Demanding to Be No. 1

By Annie Lane

August 31, 2020 3 min read

Dear Annie: I had been living with a widowed man for over a year. After COVID-19 hit, his grown son and his son's then-girlfriend started coming over every weekend. I am talking about arriving on Friday and staying until Sunday. They have an hour-and-a-half drive home, and they leave so he can go to work.

This went on for months, and I frankly wanted time with just my boyfriend. We are almost 60, and his son is in his 30s, and his son's girlfriend (now fiancee) is 45, I believe.

Tensions were rising between my sweetie and me because we both work full time and there was never any "us time." Tensions were also rising between the kids and me because I think she has issues. My sweetie believes his relationship with his son is too important and his son needs him.

So I moved back to my own home, and our relationship took a step back.

At first, I blamed myself, but I have quickly realized this is an unhealthy relationship he has with his grown son, and his son's fiancee is in the mix manipulating them both.

I have sought professional counseling. My counselor agrees with my assessment. I tried to convince my sweetie that even grown children need boundaries, but he doesn't agree and thinks my counselor is telling me what I want to hear.

My heart is absolutely breaking. I can see that our growing old together is not going to happen. Is there a way I can convince him that this relationship with his son and fiancee is unhealthy? — The Former Chief Cook, Cleaner and Shopper

Dear Former Everything: There really isn't a healthy way for you to "convince" him that his relationship with his son is unhealthy. He has to come to that conclusion on his own. If you tell him what his father-son relationship should be, he will only resent you for meddling. The real problem is that you are demanding to be No. 1 in his life. Aside from the coronavirus hitting, his son also probably comes over every weekend because he wants his father to get to know his fiancee. You have to learn to share your boyfriend with his son. The pandemic will not go on forever, but we all must make sacrifices.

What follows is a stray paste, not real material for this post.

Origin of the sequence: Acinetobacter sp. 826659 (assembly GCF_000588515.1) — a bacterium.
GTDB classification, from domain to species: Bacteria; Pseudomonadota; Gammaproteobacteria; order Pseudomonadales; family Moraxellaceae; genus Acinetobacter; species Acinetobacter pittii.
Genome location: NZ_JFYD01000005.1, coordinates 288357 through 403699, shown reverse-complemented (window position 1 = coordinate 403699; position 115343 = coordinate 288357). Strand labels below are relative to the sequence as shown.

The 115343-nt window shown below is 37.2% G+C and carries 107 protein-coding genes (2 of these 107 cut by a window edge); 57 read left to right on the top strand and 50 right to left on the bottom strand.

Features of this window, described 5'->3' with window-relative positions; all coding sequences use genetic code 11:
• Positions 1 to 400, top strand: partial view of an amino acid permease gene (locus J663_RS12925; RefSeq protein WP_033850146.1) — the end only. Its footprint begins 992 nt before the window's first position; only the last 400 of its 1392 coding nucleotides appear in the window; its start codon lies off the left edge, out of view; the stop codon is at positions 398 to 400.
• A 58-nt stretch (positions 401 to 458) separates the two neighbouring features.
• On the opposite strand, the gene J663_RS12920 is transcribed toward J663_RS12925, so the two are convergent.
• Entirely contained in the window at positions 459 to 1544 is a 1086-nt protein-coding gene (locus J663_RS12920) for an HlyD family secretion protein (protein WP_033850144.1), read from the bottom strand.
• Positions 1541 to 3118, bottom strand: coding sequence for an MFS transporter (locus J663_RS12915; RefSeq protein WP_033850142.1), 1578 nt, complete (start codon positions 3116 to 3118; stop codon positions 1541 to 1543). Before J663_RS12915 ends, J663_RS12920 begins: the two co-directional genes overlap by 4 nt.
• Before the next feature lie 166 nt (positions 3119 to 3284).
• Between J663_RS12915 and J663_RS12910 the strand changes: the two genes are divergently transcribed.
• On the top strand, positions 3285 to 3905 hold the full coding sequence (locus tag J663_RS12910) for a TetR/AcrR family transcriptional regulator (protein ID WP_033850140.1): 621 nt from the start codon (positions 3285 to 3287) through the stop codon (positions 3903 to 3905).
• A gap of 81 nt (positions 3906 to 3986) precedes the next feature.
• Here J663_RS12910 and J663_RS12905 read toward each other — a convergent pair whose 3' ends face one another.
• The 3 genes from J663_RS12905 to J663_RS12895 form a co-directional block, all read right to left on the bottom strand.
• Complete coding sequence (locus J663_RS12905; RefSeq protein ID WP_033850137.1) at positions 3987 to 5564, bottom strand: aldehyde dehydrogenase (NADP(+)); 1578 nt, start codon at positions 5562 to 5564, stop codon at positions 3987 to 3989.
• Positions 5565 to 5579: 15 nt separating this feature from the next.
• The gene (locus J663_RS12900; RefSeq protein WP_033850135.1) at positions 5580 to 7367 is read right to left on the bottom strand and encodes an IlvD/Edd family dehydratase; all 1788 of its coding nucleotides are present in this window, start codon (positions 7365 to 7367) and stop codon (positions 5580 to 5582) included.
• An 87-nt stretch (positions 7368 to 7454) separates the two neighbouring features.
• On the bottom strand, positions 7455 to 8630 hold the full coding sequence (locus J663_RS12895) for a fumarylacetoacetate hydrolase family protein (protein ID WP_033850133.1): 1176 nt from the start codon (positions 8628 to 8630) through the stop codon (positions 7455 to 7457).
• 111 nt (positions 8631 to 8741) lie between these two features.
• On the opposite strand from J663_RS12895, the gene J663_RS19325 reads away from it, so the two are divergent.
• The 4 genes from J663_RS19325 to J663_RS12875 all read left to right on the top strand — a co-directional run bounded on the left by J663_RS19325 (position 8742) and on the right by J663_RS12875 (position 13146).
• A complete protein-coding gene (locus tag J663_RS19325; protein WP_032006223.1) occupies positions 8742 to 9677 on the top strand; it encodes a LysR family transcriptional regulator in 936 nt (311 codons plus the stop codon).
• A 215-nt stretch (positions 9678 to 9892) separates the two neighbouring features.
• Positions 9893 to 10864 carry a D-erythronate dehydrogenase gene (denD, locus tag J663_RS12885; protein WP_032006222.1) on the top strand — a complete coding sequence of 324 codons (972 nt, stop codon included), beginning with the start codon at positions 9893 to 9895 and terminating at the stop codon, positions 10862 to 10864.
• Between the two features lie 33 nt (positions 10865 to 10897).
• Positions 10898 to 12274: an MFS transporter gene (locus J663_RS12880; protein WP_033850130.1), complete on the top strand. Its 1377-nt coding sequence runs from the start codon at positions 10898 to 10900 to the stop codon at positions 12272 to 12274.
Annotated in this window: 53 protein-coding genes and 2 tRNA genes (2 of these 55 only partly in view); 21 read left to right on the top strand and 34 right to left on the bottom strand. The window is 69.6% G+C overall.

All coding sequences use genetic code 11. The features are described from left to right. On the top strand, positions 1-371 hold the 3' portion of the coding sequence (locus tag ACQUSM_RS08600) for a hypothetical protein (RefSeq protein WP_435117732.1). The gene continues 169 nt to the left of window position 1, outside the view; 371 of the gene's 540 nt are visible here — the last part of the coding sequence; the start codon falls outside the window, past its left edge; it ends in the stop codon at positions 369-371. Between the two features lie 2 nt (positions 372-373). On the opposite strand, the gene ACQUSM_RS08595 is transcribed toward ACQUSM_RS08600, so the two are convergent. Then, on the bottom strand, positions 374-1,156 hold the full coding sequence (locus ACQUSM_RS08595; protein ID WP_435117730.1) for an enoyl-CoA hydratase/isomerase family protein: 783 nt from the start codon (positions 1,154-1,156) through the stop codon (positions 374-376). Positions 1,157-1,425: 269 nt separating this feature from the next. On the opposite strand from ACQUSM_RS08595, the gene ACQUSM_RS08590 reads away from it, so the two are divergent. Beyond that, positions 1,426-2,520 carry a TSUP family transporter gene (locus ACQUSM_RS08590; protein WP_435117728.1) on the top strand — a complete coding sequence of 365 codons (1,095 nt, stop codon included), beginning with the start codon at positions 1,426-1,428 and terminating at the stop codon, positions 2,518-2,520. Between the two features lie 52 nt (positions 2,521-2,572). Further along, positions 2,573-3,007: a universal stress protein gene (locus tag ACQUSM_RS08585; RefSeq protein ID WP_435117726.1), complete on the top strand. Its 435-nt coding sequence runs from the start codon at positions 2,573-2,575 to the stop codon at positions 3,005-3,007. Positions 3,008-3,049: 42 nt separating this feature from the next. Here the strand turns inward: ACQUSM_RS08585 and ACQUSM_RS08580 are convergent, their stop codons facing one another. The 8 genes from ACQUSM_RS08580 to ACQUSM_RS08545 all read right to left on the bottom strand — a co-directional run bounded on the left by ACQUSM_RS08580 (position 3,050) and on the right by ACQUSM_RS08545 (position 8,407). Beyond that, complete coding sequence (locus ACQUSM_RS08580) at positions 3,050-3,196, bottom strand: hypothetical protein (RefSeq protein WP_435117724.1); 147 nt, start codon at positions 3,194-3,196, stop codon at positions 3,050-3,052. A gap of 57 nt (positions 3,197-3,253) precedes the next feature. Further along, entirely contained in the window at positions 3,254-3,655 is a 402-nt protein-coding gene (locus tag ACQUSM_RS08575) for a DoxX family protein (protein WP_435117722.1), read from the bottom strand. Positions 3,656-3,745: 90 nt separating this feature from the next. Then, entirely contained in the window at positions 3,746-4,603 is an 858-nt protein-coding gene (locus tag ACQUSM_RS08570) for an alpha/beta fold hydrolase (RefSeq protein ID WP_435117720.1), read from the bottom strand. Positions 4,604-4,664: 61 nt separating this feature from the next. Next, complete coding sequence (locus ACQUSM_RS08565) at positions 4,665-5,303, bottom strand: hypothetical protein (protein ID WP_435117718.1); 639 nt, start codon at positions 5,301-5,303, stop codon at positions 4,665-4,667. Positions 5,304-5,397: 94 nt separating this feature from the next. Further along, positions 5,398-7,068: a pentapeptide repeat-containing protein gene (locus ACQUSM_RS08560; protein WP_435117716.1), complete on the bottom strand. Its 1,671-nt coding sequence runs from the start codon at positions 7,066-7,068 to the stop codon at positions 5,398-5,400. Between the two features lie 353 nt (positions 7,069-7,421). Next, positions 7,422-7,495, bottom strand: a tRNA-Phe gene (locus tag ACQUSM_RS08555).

If you really feel this is the man you want to grow old with, then make time to spend together alone. Perhaps you could schedule a weekly dinner date for just the two of you. When we marry someone, we are not just marrying that person; we are marrying their family in a lot of ways. Your boyfriend loves his son, and if you love your boyfriend, try to get along with his son and his fiancee without judging them too harshly.

"Ask Me Anything: A Year of Advice From Dear Annie" is out now! Annie Lane's debut book — featuring favorite columns on love, friendship, family and etiquette — is available as a paperback and e-book. Visit http://www.creatorspublishing.com for more information. Send your questions for Annie Lane to [email protected]

Photo credit: Free-Photos at Pixabay

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